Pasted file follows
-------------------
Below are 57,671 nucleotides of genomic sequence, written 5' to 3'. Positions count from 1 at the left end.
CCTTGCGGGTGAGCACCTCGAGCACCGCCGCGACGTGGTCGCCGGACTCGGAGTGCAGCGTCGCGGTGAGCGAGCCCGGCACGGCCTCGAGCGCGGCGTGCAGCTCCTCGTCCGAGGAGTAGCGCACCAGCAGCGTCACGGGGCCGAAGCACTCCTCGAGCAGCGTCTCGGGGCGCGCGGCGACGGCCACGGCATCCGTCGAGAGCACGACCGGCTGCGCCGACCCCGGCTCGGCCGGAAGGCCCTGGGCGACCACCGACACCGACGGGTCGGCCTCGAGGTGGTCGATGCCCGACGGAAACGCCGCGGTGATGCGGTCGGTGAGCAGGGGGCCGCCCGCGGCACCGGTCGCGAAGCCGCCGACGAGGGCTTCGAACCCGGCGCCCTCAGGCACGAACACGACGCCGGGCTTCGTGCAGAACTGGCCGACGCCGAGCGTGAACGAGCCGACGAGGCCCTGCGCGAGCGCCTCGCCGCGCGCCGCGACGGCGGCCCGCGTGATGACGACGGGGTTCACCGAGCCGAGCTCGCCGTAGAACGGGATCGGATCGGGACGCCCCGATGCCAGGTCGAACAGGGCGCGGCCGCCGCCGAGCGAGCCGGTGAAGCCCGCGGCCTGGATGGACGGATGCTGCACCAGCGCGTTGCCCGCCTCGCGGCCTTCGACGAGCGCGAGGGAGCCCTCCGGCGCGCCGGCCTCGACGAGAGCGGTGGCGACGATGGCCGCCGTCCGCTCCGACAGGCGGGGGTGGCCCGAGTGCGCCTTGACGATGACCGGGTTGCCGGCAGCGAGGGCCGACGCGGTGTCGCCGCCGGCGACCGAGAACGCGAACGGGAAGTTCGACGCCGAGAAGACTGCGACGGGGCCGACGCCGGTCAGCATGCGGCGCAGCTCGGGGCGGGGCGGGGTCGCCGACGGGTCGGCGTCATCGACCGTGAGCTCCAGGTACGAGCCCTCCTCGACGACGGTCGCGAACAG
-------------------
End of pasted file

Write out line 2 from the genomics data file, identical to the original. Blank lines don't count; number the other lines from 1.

CCTTGCGGGTGAGCACCTCGAGCACCGCCGCGACGTGGTCGCCGGACTCGGAGTGCAGCGTCGCGGTGAGCGAGCCCGGCACGGCCTCGAGCGCGGCGTGCAGCTCCTCGTCCGAGGAGTAGCGCACCAGCAGCGTCACGGGGCCGAAGCACTCCTCGAGCAGCGTCTCGGGGCGCGCGGCGACGGCCACGGCATCCGTCGAGAGCACGACCGGCTGCGCCGACCCCGGCTCGGCCGGAAGGCCCTGGGCGACCACCGACACCGACGGGTCGGCCTCGAGGTGGTCGATGCCCGACGGAAACGCCGCGGTGATGCGGTCGGTGAGCAGGGGGCCGCCCGCGGCACCGGTCGCGAAGCCGCCGACGAGGGCTTCGAACCCGGCGCCCTCAGGCACGAACACGACGCCGGGCTTCGTGCAGAACTGGCCGACGCCGAGCGTGAACGAGCCGACGAGGCCCTGCGCGAGCGCCTCGCCGCGCGCCGCGACGGCGGCCCGCGTGATGACGACGGGGTTCACCGAGCCGAGCTCGCCGTAGAACGGGATCGGATCGGGACGCCCCGATGCCAGGTCGAACAGGGCGCGGCCGCCGCCGAGCGAGCCGGTGAAGCCCGCGGCCTGGATGGACGGATGCTGCACCAGCGCGTTGCCCGCCTCGCGGCCTTCGACGAGCGCGAGGGAGCCCTCCGGCGCGCCGGCCTCGACGAGAGCGGTGGCGACGATGGCCGCCGTCCGCTCCGACAGGCGGGGGTGGCCCGAGTGCGCCTTGACGATGACCGGGTTGCCGGCAGCGAGGGCCGACGCGGTGTCGCCGCCGGCGACCGAGAACGCGAACGGGAAGTTCGACGCCGAGAAGACTGCGACGGGGCCGACGCCGGTCAGCATGCGGCGCAGCTCGGGGCGGGGCGGGGTCGCCGACGGGTCGGCGTCATCGACCGTGAGCTCCAGGTACGAGCCCTCCTCGACGACGGTCGCGAACAG